Monday, Jan. 26, 2009 | 2 a.m.
IF YOU GO
What: Blue Man Group
When: 7 and 10 p.m., daily
Where: Blue Man Group Theatre at the Venetian
Admission: $71.50-$132, 414-9000, www.venetian.com
Running time: Almost two hours
Audience advisory: Very loud drums, strobe lights, splattery paint and other gooey substances near the stage, audience participation, toilet paper
Beyond the Sun
In the new Vegas, “blue” is synonymous with a curious trio of wordless humanoid aliens, whose playfully ingenious long-running show is nearing four years at the Venetian.
Exuberantly messy and thunderously noisy, Blue Man Group is a rarity amid on-Strip entertainments, hitting the sweet spot for grown-ups and kids alike.
Before the show begins, it’s amusing to watch the people seated in the first five rows as they wiggle into the clear plastic ponchos provided for them (it’s also funny to sit behind them with their comically pointy hoods). Announcements to the audience begin scrolling, stock-ticker style, and the increasingly silly instructions get everyone in a chummy mood.
Heads coated in cobalt blue greasepaint, clad in anonymous black jumpsuits, the Blue Men materialize, pounding out a pulse-quickening percussive overture on kettledrums. Then they start slopping primary-colored paint onto the uplit drums, creating geyserlike eruptions of red, yellow and blue. It’s a sensational splash of sound and vision.
Many classic silent artists come to mind when watching the Blue Man Group. Laurel & Hardy, for instance. Teletubbies. WALL-E.
Making gender, race and age indeterminate and inconsequential, their origin and blue complexion are never explained (I thought of Hindu deities, tree frogs, blue jays and Smurfs). Although they remain largely expressionless, they convey curiosity and wonder; although earless, they respond to sounds from the audience: applause, hoots, laughter.
Those aspiring to a career as a Blue Man should hone a peculiarly particular skill set: Requirements include a good sense of rhythm and movement, a gift for mime and improv, a taste for Cap’n Crunch and Twinkies, and a knack for catching popcorn and gum balls in your mouth.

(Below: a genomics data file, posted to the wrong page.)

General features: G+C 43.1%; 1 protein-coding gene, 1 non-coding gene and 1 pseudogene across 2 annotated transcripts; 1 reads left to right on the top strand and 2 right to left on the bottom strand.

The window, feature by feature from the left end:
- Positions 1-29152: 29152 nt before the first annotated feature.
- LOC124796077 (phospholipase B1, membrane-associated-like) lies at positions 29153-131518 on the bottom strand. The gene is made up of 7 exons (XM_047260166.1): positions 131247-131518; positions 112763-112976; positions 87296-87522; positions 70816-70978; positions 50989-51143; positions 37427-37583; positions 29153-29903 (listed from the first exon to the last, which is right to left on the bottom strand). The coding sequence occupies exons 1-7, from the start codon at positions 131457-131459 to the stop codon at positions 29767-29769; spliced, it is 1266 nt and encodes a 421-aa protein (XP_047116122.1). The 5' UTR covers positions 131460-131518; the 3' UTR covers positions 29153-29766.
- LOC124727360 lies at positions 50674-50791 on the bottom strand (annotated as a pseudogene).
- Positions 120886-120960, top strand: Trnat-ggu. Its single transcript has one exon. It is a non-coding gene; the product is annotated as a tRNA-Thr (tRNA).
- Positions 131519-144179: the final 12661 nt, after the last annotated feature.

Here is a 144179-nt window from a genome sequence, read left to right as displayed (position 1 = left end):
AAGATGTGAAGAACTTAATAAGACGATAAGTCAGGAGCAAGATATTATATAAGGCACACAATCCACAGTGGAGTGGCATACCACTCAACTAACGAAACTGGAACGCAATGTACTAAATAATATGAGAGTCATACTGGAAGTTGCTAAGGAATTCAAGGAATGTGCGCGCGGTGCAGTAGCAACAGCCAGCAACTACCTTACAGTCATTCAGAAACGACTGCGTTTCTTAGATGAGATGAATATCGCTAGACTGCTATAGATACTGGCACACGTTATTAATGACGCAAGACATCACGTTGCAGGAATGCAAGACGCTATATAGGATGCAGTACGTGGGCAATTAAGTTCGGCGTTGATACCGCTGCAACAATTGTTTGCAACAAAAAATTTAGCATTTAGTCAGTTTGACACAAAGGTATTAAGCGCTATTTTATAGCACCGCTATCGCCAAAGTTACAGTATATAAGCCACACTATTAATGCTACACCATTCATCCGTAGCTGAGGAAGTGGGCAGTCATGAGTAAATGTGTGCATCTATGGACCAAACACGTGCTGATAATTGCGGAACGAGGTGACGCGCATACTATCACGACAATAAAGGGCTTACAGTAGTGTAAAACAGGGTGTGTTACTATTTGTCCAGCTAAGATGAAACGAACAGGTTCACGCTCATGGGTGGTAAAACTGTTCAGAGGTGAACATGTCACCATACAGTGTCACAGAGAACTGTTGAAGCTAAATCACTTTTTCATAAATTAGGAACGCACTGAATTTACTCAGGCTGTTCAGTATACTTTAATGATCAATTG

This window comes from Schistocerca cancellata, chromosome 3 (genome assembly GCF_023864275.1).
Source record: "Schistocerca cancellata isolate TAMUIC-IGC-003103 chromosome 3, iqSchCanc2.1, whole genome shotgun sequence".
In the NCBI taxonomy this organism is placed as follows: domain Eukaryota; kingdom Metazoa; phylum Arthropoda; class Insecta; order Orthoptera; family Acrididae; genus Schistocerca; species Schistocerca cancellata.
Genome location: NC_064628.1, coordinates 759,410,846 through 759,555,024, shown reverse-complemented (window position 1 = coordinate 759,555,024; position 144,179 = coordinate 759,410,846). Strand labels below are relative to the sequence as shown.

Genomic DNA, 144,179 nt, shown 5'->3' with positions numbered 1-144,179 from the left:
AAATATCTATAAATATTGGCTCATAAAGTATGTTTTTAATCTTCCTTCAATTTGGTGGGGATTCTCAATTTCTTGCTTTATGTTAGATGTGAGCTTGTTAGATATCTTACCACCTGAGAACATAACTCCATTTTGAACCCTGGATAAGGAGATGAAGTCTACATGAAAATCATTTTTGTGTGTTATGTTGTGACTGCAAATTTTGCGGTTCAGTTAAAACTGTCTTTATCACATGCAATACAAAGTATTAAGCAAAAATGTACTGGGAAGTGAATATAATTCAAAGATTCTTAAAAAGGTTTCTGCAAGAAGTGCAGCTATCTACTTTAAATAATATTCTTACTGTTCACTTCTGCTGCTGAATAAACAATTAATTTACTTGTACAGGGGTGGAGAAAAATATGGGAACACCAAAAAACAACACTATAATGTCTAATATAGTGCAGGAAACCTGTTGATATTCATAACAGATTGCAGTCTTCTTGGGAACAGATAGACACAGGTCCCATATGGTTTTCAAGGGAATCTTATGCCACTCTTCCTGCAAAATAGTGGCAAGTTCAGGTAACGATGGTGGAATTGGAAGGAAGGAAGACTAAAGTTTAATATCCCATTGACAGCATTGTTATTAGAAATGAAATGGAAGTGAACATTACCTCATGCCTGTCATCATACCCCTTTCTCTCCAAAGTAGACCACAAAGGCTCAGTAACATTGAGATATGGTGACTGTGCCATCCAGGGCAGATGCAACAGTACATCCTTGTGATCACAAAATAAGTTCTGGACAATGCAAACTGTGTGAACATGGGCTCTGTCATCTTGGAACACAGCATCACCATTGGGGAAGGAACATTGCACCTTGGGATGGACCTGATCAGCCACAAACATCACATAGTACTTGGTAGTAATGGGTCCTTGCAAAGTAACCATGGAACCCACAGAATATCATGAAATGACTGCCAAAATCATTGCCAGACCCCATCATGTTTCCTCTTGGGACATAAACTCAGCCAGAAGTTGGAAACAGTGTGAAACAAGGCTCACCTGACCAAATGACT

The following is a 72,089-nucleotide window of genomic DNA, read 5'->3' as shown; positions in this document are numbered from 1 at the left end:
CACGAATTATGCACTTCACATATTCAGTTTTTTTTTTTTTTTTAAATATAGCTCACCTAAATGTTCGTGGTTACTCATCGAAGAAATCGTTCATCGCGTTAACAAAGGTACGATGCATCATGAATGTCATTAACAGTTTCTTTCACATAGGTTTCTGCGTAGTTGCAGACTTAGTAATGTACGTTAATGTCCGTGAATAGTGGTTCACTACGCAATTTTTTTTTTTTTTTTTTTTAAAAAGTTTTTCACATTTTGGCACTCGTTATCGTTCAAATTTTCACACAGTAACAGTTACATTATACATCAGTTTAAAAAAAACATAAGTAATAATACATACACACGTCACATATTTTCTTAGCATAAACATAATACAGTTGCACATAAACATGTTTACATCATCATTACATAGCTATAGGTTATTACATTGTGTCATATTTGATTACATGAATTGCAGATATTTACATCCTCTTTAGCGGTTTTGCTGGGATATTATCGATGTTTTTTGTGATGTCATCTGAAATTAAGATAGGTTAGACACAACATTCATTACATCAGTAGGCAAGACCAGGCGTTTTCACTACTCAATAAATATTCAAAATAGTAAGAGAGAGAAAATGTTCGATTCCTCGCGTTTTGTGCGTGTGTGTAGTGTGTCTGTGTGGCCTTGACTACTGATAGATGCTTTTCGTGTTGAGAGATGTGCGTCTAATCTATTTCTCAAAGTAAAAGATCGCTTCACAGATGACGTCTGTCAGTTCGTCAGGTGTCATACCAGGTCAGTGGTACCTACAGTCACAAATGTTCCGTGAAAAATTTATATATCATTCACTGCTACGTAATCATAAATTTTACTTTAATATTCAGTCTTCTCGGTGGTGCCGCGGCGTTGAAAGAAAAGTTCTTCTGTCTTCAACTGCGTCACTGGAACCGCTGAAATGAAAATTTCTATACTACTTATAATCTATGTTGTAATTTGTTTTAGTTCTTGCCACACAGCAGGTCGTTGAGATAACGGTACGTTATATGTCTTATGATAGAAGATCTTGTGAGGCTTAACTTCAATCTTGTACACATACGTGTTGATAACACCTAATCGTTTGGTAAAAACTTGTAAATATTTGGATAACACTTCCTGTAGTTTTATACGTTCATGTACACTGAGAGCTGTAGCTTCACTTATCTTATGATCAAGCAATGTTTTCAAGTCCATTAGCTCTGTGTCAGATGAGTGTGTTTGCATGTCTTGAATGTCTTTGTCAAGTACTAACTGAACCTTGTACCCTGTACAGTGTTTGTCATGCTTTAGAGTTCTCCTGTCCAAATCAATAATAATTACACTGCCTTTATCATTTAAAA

Spawned in New York’s East Village arts scene of the late 1980s, the Blue Man Group has evolved into an international franchise, with a current world tour and resident shows in seven cities, including Berlin and Tokyo.
Like a science fair project with a blockbuster budget, Blue Man Group’s show is performance art, minimalist music and experimental theater made fun and accessible. Clearly the much-loved brainchild of smart, slyly subversive minds, the show references physics and metaphysics, but it’s never hard work for the audience. The onstage antics are mostly nonverbal — even preverbal. This Blue doesn’t get too deep.
Everything about this show is surprising, and I’ll keep it that way. But a few scenarios and set pieces stood out amid the wild blue goings-on: A rhapsody of amplified chewing and crunching provoked squeals of laughter from the kids in the crowd. And when the group clambered over and through the crowd, audience-surfing from seat to seat, they settled, hilariously, on a subject (was it because she was wearing a peacock-blue dress?), who was brought onstage for an extended sequence of fine dining, Blue Man-style.
Did I mention that Blue Man Group is loud? Suspended above the cartoonishly industrial set, backed by snaking coils and snarls of white tubes, a Day-Glo painted, seven-person band — with four more drummers! — rocks out on a cheery hybrid of Devo and Kraftwerk.
And before I forget, resign yourself to being involved in the act, no matter where you’re sitting (late arrivals receive extra-special treatment.) No matter how much you say you hate audience interaction, the hilariously exuberant finale — part ecstatic techno-rave and part preschool birthday party — will leave you grinning well after you’ve left the theater.